According to the appeals court a domestic violence designation under section 741.28(2), Florida Statutes (2018) triggers mandatory minimum sentences under section 741.283, Florida Statutes (2018).  In this case, the facts necessary to a “domestic violence” designation are (1) a battery, (2) where the victim is a “family or household member” of the defendant, and (3) the battery resulted in physical injury or death of the victim.  See section 741.28(2), Florida Statutes (2018).  Section 741.283(1)(a), Florida Statutes (2018) describes the mandatory minimum sentences for first, second, and third or subsequent domestic violence offenses and requires that the defendant has “intentionally caused bodily harm to another person”.  Here, the jury was charged only on misdemeanor battery.  It was not asked to make findings regarding bodily harm or injury of the victim or the victim’s status as a family or household member of the defendant.  Therefore, the trial judge was precluded from making the domestic violence finding on her own.

See Bethea v. State, 319 So.3d 666 (Fla. 5th DCA 2021)

No Violation Of Probation If The State Only Proves An Arrest

The defendant was placed on probation.  The State filed an affidavit charging the defendant with a violation of probation for “failing to live and remain at liberty without violating the law”.  At the violation of probation hearing, the defendant testified that he had had contact with law enforcement and that he faxed a copy of the citation he received for driving with a suspended license to his probation officer.  At the time of the violation of probation hearing the driving with a suspended license charge was still pending.  A copy of the citation was submitted into evidence.  When ask if he was driving on the date of the citation the defendant asserted his Fifth Amendment right to remain silent and did not answer.  The defendant’s probation officer testified that the defendant had notified him of the contact with law enforcement, and that he had requested to see the citation to see if it was a criminal or civil citation.   Upon consideration of this evidence the trial court ruled that the defendant was in violation of his probation.  The defendant filed an appeal.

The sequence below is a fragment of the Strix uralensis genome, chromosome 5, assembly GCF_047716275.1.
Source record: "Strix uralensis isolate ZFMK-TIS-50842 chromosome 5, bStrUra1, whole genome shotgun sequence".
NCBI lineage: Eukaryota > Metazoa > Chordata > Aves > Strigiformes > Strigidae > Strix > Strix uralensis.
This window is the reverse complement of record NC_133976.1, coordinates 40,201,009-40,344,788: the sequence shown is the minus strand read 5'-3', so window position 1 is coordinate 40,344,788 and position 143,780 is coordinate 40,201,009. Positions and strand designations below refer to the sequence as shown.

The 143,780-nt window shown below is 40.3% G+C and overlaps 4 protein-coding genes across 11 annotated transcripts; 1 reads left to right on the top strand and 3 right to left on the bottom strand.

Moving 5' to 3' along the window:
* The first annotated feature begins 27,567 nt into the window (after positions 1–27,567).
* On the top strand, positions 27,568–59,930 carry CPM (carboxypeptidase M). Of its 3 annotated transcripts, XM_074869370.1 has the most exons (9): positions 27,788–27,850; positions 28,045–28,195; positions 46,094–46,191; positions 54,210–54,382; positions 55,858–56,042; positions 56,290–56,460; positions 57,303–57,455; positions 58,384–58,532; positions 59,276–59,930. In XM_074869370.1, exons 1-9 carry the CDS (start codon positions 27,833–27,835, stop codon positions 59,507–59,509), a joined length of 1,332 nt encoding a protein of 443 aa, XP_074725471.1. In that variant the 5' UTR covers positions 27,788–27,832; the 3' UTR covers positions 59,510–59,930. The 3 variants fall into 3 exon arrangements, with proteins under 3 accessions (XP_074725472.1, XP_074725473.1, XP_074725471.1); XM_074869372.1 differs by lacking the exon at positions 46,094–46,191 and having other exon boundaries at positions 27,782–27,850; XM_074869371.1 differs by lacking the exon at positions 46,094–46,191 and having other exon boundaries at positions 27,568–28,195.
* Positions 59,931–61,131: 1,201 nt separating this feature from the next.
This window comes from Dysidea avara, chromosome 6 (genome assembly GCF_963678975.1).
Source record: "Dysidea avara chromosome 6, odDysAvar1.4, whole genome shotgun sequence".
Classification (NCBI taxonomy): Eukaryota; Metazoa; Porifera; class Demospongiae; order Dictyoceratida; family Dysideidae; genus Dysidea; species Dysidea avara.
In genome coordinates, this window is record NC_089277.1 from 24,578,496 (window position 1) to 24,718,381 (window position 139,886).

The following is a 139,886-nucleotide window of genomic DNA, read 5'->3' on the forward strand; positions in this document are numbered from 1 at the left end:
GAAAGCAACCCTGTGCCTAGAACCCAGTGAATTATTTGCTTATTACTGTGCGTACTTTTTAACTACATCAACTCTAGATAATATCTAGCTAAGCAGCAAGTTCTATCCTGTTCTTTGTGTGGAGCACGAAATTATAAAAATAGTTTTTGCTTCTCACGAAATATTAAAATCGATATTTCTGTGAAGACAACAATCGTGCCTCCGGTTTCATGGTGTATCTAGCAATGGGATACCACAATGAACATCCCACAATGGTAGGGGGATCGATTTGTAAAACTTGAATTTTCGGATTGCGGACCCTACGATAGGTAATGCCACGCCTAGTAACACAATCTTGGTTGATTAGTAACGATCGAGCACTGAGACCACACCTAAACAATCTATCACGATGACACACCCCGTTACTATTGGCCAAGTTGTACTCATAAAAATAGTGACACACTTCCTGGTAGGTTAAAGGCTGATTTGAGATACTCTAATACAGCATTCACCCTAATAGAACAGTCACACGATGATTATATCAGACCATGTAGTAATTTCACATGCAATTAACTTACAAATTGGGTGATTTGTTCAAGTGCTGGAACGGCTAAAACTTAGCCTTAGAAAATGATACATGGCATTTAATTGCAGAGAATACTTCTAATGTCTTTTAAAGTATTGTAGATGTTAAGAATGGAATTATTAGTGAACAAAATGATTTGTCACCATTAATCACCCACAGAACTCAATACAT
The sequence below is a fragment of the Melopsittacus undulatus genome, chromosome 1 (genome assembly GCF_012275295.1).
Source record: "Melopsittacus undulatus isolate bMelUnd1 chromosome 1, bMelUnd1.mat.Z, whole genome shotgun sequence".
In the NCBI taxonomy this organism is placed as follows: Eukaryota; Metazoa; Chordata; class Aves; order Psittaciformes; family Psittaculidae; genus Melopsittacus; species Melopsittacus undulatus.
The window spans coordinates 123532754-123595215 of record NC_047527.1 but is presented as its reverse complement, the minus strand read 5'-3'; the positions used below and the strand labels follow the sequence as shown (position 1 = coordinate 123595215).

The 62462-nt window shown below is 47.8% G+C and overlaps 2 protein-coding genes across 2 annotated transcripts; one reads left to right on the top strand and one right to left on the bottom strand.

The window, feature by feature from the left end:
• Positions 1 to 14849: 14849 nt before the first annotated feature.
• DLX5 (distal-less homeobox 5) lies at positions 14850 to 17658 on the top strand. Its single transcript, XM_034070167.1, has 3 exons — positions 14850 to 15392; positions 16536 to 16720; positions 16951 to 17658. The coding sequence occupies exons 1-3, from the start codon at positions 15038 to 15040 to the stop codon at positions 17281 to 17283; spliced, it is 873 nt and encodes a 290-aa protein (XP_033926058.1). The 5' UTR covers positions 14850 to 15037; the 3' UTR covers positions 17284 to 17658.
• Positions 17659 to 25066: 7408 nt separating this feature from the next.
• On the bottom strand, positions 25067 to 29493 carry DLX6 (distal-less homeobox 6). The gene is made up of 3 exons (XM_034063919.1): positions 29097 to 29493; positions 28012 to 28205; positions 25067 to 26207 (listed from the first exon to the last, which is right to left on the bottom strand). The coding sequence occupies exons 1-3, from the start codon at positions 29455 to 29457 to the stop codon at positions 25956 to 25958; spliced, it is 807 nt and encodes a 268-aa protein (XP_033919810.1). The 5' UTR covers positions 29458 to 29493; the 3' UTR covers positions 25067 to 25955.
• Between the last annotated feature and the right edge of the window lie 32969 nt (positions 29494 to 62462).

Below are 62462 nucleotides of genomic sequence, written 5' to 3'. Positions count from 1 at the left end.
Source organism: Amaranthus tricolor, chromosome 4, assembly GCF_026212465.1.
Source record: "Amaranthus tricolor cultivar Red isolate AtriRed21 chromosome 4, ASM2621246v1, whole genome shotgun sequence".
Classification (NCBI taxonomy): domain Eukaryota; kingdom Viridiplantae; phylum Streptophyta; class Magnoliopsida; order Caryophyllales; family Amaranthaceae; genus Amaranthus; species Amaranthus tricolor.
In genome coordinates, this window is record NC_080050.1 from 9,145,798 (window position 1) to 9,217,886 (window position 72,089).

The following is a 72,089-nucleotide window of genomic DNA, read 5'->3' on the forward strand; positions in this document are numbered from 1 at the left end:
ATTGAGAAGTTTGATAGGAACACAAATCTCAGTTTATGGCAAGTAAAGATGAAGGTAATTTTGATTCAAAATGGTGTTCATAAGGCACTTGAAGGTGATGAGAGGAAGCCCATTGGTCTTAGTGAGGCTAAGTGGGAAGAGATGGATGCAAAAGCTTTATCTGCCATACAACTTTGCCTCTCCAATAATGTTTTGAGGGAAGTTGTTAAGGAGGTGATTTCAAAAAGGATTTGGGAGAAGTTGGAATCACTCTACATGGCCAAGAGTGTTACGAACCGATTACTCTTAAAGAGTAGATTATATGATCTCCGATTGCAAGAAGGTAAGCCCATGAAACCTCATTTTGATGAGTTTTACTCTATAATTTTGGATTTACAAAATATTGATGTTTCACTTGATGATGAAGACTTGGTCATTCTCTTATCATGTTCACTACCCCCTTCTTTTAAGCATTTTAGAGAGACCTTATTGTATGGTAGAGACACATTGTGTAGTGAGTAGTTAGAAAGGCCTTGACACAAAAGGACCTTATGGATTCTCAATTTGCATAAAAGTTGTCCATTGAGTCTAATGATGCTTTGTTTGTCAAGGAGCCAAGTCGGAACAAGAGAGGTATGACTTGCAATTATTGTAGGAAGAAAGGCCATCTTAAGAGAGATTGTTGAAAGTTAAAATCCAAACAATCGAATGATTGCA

The appeals court ruled the State did not show that the defendant committed any new crime, but instead, simply submitted evidence that the defendant had contact with a law enforcement officer.  It is improper to revoke probation based solely upon proof that the probationer had been arrested.  The State did not show that the elements of the crime of driving while license suspended, revoked, canceled, or disqualified were met.  See section 322.24(2), Florida Statutes (2010). License suspension, knowledge of the license suspension, and actual driving are the requisite elements of the crime of driving while license suspended.  The State did not prove that the defendant’s license was suspended, that the defendant had knowledge of the suspension, or even that the defendant had been driving on the date of the alleged infraction.  The defendant’s admission to having contact with law enforcement and receipt of a traffic infraction were not sufficient to show that the defendant violated any law. Consequently, since the evidence was insufficient to prove that a crime was committed, it was an error for the trial court to find the defendant to have violated probation.